177.  Yet parents can be unduly relaxed about their children's activities on the Internet or when playing video games. Professor Livingstone spoke of "a kind of casualness within the home or a difficulty for parents" in regulating game-playing.[321] Microsoft told us that parents tended to allow their children more freedom in the online world than in the offline world: for example, they would allow their children to play a computer game rated as suitable only for older children but would not allow their children to watch a film with such a rating.[322] One witness told us of research suggesting that although the large majority of parents were aware of the existence of an age-related video rating system, they did not always operate it, possibly because they had not played video games themselves when children and were not familiar with the type of content.[323] Dr Byron had herself witnessed an adult buying a classified game for a child, reasoning that it was "only a game".[324]

178.  Ofcom, in support of its submission to the Byron Review, conducted a survey of research into Internet use and safety. It found that:

"while many parents seem to have a good understanding of what their child uses the Internet for at home, there are some notable exceptions: they seem to be underestimating, in particular, game playing, watching video clips, using social networking sites and contributing comments to someone else's webpage … Around one in five parents do not know if their child has a social networking site profile".[325]

Parents also appeared not to be fully aware of their children's exposure to potentially harmful or inappropriate content when away from home, particularly when accessing the Internet at friends' or relatives' houses.[326] The research exposed discrepancies between parents' perceptions of their children's Internet use and children's accounts of their use: it would appear that parents often believe that their child does not have a social networking profile or has not viewed sites featuring user-generated content when the child claims that in fact they do have a profile or have viewed such content.[327] Alternatively, parents may not appreciate fully the reach of sites hosting user-generated content: a Minister told us of his surprise at finding that one of his daughter's videos on YouTube had been viewed by over 100,000 people.[328] Recent research commissioned by Orange found that 65 per cent of parents aged 41-60 had never accessed a social networking site while 65 per cent of under 16s use social networking sites at least once a week.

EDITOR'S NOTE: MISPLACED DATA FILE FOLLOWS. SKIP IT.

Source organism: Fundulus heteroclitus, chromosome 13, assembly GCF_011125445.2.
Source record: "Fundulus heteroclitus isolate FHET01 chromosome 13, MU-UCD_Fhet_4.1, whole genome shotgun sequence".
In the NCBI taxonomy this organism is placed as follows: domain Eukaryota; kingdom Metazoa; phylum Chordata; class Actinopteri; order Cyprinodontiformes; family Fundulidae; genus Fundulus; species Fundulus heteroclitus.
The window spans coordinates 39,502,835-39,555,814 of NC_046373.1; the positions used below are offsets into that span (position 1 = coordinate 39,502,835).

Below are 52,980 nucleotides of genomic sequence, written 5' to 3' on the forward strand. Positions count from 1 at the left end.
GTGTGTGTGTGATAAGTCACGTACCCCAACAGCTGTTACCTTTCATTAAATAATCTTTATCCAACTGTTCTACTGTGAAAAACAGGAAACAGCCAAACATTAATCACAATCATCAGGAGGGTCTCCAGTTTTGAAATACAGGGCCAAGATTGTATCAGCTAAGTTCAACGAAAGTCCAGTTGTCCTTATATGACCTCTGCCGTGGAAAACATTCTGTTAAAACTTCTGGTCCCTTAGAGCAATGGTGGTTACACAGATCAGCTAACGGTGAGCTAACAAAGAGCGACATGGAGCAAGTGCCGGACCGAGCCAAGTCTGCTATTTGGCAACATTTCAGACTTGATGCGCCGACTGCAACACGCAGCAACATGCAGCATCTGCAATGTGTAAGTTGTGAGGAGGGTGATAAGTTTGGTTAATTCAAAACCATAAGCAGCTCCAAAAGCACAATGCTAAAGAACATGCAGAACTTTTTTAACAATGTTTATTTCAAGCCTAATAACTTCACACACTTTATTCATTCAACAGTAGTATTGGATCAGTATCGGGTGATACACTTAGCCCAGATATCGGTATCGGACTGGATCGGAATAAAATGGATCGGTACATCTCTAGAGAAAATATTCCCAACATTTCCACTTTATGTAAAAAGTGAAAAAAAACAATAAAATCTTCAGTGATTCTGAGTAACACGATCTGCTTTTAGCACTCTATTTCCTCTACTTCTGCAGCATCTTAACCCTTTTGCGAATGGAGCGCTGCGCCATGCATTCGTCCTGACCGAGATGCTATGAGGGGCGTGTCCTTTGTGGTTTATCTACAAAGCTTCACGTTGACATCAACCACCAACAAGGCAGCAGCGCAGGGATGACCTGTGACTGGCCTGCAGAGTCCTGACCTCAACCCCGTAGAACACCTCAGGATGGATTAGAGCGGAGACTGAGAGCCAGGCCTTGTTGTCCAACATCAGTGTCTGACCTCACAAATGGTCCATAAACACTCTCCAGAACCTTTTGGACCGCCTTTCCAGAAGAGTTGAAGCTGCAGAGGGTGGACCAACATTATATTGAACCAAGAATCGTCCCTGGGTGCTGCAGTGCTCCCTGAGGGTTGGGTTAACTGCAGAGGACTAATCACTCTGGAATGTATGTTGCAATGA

179.  Childnet International warned that parents' ignorance of the potential harm could isolate a child, who might choose not to confide in a parent who it perceived as being ill-equipped to give advice. It also noted that young people might fear that the parent or carer would respond by confiscating their mobile phone or limiting their Internet access.[329] Microsoft told us that it advised parents to "make it clear from the moment you give your child online access that it will never be taken away because of them reporting inappropriate or offensive behaviour", and it observed that only 17% of children who had been victims of cyberbullying had told their parents, precisely because they feared having their Internet access taken away.[330] Dr O'Connell, Chief Safety Officer at Bebo, reinforced this point.[331]